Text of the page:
Centre for Law, Economics and Society (CLES)
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24 April 2017, London
FinTech and the Law
25 April 2017, London
Multi-Sided Platforms: Business, Economics & Competition Policy
12 May 2017, Amsterdam
Economic Evidence in Competition Law and the Future of the “More Economic” Approach
6 June 2017, London
Competition Law in China: An Introduction
To view past events, please go to the events pages.
For general enquiries, please contact:
laws.research [at] ucl.ac.uk
+44 (0)20 3108 8484
For research project enquiries, please contact:
Professor Ioannis Lianos
+44 (0)20 3108 8346
i.lianos [at] ucl.ac.uk
- Global Governance of Antitrust and the Need for a BRICS Joint Research Platform in Competition Law and Policy by Ioannis Lianos
- The Interplay of Institutions. Linkages between Enacting and Implementing Competition Law in India by Amber Darr
- Public Policy Considerations in Competition Enforcement: Merger Control in South Africa by Azza A. Raslan
For more working papers, please visit the CLES Research Paper Series section on this website.
The Centre’s objective is to research original topics relating to collective action (State or other), with important practical implications, from a trans-disciplinary perspective. The Centre takes a Mode 2 perspective on knowledge production. Indeed, current changes in scientific practice challenge the traditional conception of knowledge production as being located primarily in Universities, and structured by scientific disciplines (the so called Mode 1 of knowledge production).
Recent research has highlighted that scientific knowledge is increasingly the product of trans-disciplinary collaboration and takes place in a heterogeneous environment, where not only Universities, but also the public and the private sectors contribute to the research. Gibbons, Limoges, Nowotny, Schwartzman, Scott and Trow employed the term of Mode 2 knowledge to distinguish science produced in a “context of application”, according to a “dialogic process” that incorporates multiple societal interests and institutions, such as universities, research centres, corporations, consultancies, from Mode 1 of knowledge production (M. Gibbons, C. Limoges, H. Nowotny, S. Schwartzman, P. Scott, M. Trow, The New production of Knowledge: The Dynamics of Science and Research in Contemporary Societies (SAGE, 1994).)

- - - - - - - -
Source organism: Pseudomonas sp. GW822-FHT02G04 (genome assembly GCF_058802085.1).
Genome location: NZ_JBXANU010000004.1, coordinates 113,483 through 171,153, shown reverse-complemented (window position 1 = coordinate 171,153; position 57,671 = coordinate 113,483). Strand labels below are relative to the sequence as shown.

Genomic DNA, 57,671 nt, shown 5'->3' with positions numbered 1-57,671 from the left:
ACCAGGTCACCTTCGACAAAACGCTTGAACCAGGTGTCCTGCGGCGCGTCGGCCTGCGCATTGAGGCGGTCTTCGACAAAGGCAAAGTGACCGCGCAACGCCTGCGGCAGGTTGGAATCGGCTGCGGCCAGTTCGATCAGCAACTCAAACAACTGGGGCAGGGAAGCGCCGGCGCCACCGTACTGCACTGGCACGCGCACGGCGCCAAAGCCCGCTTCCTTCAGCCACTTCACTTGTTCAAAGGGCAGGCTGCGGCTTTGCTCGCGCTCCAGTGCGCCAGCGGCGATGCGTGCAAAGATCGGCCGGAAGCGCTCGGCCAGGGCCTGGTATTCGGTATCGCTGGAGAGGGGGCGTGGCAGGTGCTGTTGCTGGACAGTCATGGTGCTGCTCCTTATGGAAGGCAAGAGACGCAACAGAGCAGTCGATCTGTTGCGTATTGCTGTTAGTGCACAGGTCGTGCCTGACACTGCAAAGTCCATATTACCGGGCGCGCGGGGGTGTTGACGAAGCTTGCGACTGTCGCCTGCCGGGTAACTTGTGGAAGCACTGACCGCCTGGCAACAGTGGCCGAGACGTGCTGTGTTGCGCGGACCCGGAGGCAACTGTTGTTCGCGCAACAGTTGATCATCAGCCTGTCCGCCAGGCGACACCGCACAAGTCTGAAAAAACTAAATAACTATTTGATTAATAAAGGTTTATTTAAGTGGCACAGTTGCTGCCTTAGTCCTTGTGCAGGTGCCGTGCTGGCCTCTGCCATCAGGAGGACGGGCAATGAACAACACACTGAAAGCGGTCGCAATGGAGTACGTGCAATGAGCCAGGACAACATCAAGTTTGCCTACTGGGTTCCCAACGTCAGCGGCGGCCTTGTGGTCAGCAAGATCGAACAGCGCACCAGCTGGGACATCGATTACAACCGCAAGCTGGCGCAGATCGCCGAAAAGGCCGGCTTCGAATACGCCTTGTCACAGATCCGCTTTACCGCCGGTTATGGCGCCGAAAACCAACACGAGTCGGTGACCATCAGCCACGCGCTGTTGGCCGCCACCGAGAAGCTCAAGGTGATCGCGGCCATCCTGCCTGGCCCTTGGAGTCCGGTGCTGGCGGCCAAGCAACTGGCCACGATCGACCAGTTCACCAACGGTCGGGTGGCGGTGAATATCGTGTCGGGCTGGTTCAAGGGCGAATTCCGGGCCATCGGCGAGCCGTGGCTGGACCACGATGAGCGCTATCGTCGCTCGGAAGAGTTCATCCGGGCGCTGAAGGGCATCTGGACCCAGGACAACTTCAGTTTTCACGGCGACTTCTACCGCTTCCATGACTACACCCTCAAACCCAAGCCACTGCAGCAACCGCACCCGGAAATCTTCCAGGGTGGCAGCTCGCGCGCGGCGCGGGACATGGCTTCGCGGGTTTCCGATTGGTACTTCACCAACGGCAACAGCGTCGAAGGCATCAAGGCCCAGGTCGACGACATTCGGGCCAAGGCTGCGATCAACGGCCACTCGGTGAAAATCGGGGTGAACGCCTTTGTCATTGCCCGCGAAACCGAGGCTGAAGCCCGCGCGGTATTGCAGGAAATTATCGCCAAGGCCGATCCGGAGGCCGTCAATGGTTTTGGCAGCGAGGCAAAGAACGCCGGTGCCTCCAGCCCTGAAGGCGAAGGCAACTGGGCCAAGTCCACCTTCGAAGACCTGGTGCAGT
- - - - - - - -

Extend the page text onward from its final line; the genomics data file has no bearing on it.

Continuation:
For this reason, the organization of our activities is different than in traditional research centres.
Firstly, we choose our topics of our research in close collaboration with the world of practice (governments, International Organizations, law firms and economic consultancies, corporations, the civil society) and we integrate as much as possible the main actors from practice in our work.
Secondly, we have a flexible internal organization for each of these “research initiatives”, with specific teams from the Centre and/or practice working together, independently from the other projects of the Centre, to accomplish their research outcomes.
Thirdly, this flexible internal organization makes it possible to be reactive to proposals coming from the world of practice on issues that are of interest to them, so that our theoretical and empirical research is always relevant and practically useful. To date the Centre has initiated the following research initiatives:
- Competition Law and Development
- Global Competition Law & Economic Series
- Impact Assessment in Europe - The Gutenberg Project 2012
- Social Media Unit (SMU)
- Theory and History of Competition Law
- Trust, Distrust and Economic Integration
- Economic and Econometric Evidence in Competition Law: An Empirical Perspective
- Digital Currencies, Digital Finance and the Constitution of a New Financial Order
Page last modified on 25 apr 16 10:43